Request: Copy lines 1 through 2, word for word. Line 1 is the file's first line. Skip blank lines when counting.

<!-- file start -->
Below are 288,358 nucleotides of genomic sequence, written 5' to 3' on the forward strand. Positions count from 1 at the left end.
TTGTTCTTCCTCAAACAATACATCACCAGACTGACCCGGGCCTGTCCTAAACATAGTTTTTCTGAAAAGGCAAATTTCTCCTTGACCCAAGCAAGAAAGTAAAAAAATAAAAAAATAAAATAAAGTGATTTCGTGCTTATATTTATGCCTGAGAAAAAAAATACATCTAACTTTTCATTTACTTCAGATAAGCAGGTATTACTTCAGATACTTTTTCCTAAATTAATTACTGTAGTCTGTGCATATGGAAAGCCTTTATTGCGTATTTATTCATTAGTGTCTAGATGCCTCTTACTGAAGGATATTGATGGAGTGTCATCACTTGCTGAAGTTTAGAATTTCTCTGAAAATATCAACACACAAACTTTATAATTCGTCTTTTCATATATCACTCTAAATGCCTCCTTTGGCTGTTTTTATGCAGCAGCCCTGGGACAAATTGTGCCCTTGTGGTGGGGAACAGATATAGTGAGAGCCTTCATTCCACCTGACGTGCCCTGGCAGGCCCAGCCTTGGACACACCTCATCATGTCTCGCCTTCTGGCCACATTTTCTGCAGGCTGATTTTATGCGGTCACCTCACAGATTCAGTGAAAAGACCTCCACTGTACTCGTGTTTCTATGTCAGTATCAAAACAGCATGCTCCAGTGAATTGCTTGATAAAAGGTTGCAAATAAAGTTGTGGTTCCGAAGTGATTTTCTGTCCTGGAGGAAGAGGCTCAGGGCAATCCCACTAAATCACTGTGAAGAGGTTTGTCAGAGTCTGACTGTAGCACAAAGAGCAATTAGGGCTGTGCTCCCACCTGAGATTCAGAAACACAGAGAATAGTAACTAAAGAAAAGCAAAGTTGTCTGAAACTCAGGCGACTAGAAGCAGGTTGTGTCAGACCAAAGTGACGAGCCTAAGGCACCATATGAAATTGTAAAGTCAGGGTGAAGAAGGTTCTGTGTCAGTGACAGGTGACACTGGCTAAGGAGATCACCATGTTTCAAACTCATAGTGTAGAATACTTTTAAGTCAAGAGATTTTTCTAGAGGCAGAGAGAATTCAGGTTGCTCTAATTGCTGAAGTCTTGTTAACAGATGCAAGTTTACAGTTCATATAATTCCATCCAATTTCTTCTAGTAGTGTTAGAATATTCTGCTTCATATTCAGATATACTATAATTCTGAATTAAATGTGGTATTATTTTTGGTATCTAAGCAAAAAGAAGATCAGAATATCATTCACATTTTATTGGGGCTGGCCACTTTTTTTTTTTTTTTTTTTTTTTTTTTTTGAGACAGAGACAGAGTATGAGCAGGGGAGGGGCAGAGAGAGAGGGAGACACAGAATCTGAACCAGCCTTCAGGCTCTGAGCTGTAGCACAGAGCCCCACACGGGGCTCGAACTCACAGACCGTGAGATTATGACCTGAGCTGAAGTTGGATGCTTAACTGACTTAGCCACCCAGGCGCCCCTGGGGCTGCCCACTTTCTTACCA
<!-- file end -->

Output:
Below are 288,358 nucleotides of genomic sequence, written 5' to 3' on the forward strand. Positions count from 1 at the left end.
TTGTTCTTCCTCAAACAATACATCACCAGACTGACCCGGGCCTGTCCTAAACATAGTTTTTCTGAAAAGGCAAATTTCTCCTTGACCCAAGCAAGAAAGTAAAAAAATAAAAAAATAAAATAAAGTGATTTCGTGCTTATATTTATGCCTGAGAAAAAAAATACATCTAACTTTTCATTTACTTCAGATAAGCAGGTATTACTTCAGATACTTTTTCCTAAATTAATTACTGTAGTCTGTGCATATGGAAAGCCTTTATTGCGTATTTATTCATTAGTGTCTAGATGCCTCTTACTGAAGGATATTGATGGAGTGTCATCACTTGCTGAAGTTTAGAATTTCTCTGAAAATATCAACACACAAACTTTATAATTCGTCTTTTCATATATCACTCTAAATGCCTCCTTTGGCTGTTTTTATGCAGCAGCCCTGGGACAAATTGTGCCCTTGTGGTGGGGAACAGATATAGTGAGAGCCTTCATTCCACCTGACGTGCCCTGGCAGGCCCAGCCTTGGACACACCTCATCATGTCTCGCCTTCTGGCCACATTTTCTGCAGGCTGATTTTATGCGGTCACCTCACAGATTCAGTGAAAAGACCTCCACTGTACTCGTGTTTCTATGTCAGTATCAAAACAGCATGCTCCAGTGAATTGCTTGATAAAAGGTTGCAAATAAAGTTGTGGTTCCGAAGTGATTTTCTGTCCTGGAGGAAGAGGCTCAGGGCAATCCCACTAAATCACTGTGAAGAGGTTTGTCAGAGTCTGACTGTAGCACAAAGAGCAATTAGGGCTGTGCTCCCACCTGAGATTCAGAAACACAGAGAATAGTAACTAAAGAAAAGCAAAGTTGTCTGAAACTCAGGCGACTAGAAGCAGGTTGTGTCAGACCAAAGTGACGAGCCTAAGGCACCATATGAAATTGTAAAGTCAGGGTGAAGAAGGTTCTGTGTCAGTGACAGGTGACACTGGCTAAGGAGATCACCATGTTTCAAACTCATAGTGTAGAATACTTTTAAGTCAAGAGATTTTTCTAGAGGCAGAGAGAATTCAGGTTGCTCTAATTGCTGAAGTCTTGTTAACAGATGCAAGTTTACAGTTCATATAATTCCATCCAATTTCTTCTAGTAGTGTTAGAATATTCTGCTTCATATTCAGATATACTATAATTCTGAATTAAATGTGGTATTATTTTTGGTATCTAAGCAAAAAGAAGATCAGAATATCATTCACATTTTATTGGGGCTGGCCACTTTTTTTTTTTTTTTTTTTTTTTTTTTTTGAGACAGAGACAGAGTATGAGCAGGGGAGGGGCAGAGAGAGAGGGAGACACAGAATCTGAACCAGCCTTCAGGCTCTGAGCTGTAGCACAGAGCCCCACACGGGGCTCGAACTCACAGACCGTGAGATTATGACCTGAGCTGAAGTTGGATGCTTAACTGACTTAGCCACCCAGGCGCCCCTGGGGCTGCCCACTTTCTTACCA